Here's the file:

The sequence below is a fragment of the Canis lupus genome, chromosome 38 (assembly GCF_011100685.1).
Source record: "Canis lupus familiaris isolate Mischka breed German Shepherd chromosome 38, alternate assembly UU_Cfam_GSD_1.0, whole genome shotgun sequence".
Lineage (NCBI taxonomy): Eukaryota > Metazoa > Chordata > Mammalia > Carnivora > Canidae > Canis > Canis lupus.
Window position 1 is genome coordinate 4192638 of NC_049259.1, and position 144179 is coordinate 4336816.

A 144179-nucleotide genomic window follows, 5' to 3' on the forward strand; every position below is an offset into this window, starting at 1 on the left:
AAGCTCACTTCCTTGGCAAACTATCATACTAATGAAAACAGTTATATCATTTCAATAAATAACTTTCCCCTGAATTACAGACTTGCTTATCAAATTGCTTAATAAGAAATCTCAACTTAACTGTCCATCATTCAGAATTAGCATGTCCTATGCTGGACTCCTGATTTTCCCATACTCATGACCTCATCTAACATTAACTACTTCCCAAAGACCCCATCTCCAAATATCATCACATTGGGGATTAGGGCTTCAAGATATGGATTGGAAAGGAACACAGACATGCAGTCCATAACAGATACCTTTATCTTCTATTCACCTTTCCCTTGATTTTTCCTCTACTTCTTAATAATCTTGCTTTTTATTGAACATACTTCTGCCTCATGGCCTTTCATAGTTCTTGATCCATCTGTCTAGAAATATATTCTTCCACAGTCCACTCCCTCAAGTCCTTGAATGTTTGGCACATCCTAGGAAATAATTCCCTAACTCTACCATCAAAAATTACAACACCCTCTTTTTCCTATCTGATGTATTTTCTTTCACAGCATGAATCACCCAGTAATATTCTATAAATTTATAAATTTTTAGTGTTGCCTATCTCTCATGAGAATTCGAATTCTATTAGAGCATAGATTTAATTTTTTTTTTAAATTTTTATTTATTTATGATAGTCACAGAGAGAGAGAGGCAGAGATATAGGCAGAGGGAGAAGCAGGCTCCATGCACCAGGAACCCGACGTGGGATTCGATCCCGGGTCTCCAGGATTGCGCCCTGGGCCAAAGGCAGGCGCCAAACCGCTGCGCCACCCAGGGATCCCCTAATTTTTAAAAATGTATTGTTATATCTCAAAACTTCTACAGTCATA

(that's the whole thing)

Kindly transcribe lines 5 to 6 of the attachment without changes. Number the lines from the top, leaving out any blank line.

A 144179-nucleotide genomic window follows, 5' to 3' on the forward strand; every position below is an offset into this window, starting at 1 on the left:
AAGCTCACTTCCTTGGCAAACTATCATACTAATGAAAACAGTTATATCATTTCAATAAATAACTTTCCCCTGAATTACAGACTTGCTTATCAAATTGCTTAATAAGAAATCTCAACTTAACTGTCCATCATTCAGAATTAGCATGTCCTATGCTGGACTCCTGATTTTCCCATACTCATGACCTCATCTAACATTAACTACTTCCCAAAGACCCCATCTCCAAATATCATCACATTGGGGATTAGGGCTTCAAGATATGGATTGGAAAGGAACACAGACATGCAGTCCATAACAGATACCTTTATCTTCTATTCACCTTTCCCTTGATTTTTCCTCTACTTCTTAATAATCTTGCTTTTTATTGAACATACTTCTGCCTCATGGCCTTTCATAGTTCTTGATCCATCTGTCTAGAAATATATTCTTCCACAGTCCACTCCCTCAAGTCCTTGAATGTTTGGCACATCCTAGGAAATAATTCCCTAACTCTACCATCAAAAATTACAACACCCTCTTTTTCCTATCTGATGTATTTTCTTTCACAGCATGAATCACCCAGTAATATTCTATAAATTTATAAATTTTTAGTGTTGCCTATCTCTCATGAGAATTCGAATTCTATTAGAGCATAGATTTAATTTTTTTTTTAAATTTTTATTTATTTATGATAGTCACAGAGAGAGAGAGGCAGAGATATAGGCAGAGGGAGAAGCAGGCTCCATGCACCAGGAACCCGACGTGGGATTCGATCCCGGGTCTCCAGGATTGCGCCCTGGGCCAAAGGCAGGCGCCAAACCGCTGCGCCACCCAGGGATCCCCTAATTTTTAAAAATGTATTGTTATATCTCAAAACTTCTACAGTCATA